The National Science Foundation awarded $2.2 million to Emerging Communities for Mathematical Practices and Assessment, a four-year project developed by Drexel’s School of Education and the College of Arts and Sciences, the Math Forum at Drexel, and Temple University’s College of Education.
The goal of EnCoMPASS is to address the national crisis in students’ mathematical achievement. The online program can be adapted to achieve individual, school, district, state and national objectives to improve mathematics learning and teaching.
EnCoMPASS is an online professional teaching community that can help teachers develop their mathematical knowledge and support the mathematical development of individual students. This is done by studying how students solve problems by incorporating enhanced rubrics that provide individualized feedback to students in an efficient and timely manner.
“We are enabling each local community to tap into the growing expertise and resulting feedback and assessment resources of a very large and talented network of engaged teachers. … Our environment will help the teachers in the local math department to work together, benefitting from the collaboration of the international network,” Stephen Weimar, director of the Math Forum in the School of Education, said.
Teachers will be able to connect from virtually anywhere, allowing them opportunity to learn from each other. The quality of teaching needs to increase before there can be a change in the quality of learning. By increasing teachers’ knowledge; teaching them how to analyze, diagnose and organize student thinking; and providing them with ample educational resources, teachers will have the tools needed to better their students.
“[The enhanced rubrics] serve as the basis of the technological infrastructure that will allow teachers to integrate their new knowledge into their daily practice in efficient ways,” Jason Silverman, the program director of Mathematics Learning and Teaching in the School of Education, said.
The enhanced rubrics will allow teachers to assess an individual student’s process of problem solving, something that current basic rubrics are not capable of doing. Teachers will be able to understand particular issues that a student is dealing with when learning mathematical concepts.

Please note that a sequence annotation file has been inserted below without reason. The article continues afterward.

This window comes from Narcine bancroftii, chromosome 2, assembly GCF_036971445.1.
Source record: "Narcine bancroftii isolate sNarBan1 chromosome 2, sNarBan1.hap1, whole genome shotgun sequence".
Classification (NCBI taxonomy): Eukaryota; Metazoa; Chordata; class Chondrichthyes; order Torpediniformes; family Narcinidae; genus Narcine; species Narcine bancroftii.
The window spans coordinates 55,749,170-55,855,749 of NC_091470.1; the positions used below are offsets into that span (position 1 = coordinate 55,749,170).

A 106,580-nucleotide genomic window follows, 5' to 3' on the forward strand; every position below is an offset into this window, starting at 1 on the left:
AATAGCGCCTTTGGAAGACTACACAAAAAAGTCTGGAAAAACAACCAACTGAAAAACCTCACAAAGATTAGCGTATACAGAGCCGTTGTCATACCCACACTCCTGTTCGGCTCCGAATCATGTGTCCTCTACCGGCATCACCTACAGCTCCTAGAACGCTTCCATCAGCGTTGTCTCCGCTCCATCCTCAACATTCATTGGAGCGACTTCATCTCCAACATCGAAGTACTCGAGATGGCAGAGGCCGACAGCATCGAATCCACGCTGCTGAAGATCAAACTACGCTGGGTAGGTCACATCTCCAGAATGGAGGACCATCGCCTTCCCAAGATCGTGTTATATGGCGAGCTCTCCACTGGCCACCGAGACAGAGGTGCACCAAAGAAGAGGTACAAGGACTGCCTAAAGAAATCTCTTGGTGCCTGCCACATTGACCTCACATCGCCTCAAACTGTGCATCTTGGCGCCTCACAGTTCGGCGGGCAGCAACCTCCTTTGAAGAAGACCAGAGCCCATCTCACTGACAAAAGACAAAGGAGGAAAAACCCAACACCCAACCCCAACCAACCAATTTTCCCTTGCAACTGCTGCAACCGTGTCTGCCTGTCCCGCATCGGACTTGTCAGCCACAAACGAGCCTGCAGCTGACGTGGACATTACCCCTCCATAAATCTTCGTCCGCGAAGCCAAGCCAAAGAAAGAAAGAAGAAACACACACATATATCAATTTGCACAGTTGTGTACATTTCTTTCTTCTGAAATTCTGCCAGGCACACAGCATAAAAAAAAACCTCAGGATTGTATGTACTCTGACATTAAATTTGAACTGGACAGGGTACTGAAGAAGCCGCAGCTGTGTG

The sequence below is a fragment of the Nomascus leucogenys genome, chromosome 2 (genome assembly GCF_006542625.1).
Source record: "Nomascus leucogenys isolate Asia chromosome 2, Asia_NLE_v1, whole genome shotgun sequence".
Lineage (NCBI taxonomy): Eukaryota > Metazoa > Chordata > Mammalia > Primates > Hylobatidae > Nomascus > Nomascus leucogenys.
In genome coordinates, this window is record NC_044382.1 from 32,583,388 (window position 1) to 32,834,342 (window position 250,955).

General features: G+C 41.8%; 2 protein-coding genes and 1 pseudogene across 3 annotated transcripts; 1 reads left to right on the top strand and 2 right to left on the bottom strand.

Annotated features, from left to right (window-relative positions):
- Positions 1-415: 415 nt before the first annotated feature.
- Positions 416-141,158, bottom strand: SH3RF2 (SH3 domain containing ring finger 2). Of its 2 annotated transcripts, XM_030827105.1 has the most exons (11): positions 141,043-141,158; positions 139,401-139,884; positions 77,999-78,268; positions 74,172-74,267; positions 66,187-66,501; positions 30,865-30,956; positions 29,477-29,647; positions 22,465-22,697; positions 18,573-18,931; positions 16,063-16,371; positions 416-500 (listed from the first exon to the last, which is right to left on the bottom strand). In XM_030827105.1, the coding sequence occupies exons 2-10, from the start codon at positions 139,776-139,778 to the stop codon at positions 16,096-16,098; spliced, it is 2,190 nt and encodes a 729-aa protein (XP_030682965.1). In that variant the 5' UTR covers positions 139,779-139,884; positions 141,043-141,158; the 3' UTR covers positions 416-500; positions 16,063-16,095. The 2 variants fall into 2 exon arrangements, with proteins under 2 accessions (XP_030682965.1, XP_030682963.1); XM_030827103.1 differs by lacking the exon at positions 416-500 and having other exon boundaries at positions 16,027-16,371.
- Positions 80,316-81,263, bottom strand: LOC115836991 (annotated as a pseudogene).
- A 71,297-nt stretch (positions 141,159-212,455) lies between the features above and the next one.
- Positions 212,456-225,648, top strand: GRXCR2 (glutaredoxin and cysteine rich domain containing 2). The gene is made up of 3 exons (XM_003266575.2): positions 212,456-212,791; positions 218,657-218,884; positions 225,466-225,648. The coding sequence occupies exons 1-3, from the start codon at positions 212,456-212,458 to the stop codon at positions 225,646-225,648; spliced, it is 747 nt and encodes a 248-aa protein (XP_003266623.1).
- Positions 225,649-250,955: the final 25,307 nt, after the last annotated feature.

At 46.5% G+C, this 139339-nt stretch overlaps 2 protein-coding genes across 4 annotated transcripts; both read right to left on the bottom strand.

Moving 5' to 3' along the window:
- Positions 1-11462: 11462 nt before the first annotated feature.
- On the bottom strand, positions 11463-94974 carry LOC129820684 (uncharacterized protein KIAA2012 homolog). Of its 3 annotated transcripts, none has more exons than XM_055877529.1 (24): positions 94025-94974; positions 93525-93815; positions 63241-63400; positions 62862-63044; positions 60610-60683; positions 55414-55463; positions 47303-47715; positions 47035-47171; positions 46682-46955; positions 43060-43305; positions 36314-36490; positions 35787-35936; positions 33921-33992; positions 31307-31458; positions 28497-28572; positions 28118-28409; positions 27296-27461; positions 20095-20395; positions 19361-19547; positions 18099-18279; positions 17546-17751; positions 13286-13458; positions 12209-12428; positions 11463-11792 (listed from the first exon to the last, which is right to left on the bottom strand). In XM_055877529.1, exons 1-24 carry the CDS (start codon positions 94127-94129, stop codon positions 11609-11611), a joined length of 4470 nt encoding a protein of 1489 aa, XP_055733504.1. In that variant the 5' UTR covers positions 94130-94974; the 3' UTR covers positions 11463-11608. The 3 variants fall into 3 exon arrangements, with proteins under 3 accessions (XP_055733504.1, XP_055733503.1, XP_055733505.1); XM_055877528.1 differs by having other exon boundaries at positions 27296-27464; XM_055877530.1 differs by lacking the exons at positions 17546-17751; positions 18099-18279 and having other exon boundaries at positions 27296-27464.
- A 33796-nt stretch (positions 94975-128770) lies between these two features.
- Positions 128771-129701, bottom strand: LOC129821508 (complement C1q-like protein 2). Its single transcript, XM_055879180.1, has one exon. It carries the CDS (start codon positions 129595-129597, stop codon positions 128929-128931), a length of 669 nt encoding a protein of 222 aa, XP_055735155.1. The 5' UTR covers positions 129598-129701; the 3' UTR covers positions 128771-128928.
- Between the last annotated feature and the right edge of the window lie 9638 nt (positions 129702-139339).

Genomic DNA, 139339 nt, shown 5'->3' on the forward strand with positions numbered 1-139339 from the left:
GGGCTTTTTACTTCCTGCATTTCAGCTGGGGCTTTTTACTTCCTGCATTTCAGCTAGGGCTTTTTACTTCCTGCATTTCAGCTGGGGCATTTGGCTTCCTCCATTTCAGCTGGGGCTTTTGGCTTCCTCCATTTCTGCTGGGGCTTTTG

Patterns related to student performance will be looked for in the data obtained from these enhanced rubrics. The data will provide concrete context for communitywide discussions about what needs to be focused on to better the students’ learning in a given area and how it needs to be accomplished.
“Rather than simply correcting mistakes and reteaching a method to all students, teachers will be ready to differentiate instruction more effectively for individuals or small groups who share particular strengths or difficulties,” Weimar said.
Math Forum’s Problems of the Week and EnCoMPASS will partner together for the duration of the project. PoW will use EnCoMPASS’ enhanced rubrics to assist in mentoring students, and EnCoMPASS will have access to PoW’s archive, consisting of hundreds of thousands of student solutions and explanations to problems. Teachers normally do not have access to this amount of varied student thinking; the online program makes this possible.
“We recognize the challenges faced by teachers engaged in rigorous assessment and feedback programs and propose specific additions for a custom PoW web-based environment that will assist teachers with providing individualized feedback to their students,” Silverman said.
There are plans for EnCoMPASS to impact both the region and nation. Five districts have been selected to recruit 300 participating teachers, reaching over 5,000 students. There is an annual membership fee of approximately $25 per year to use PoW combined with EnCoMPASS. The program will extend to the Math Forum community, which receives 2-3 million website visits per month.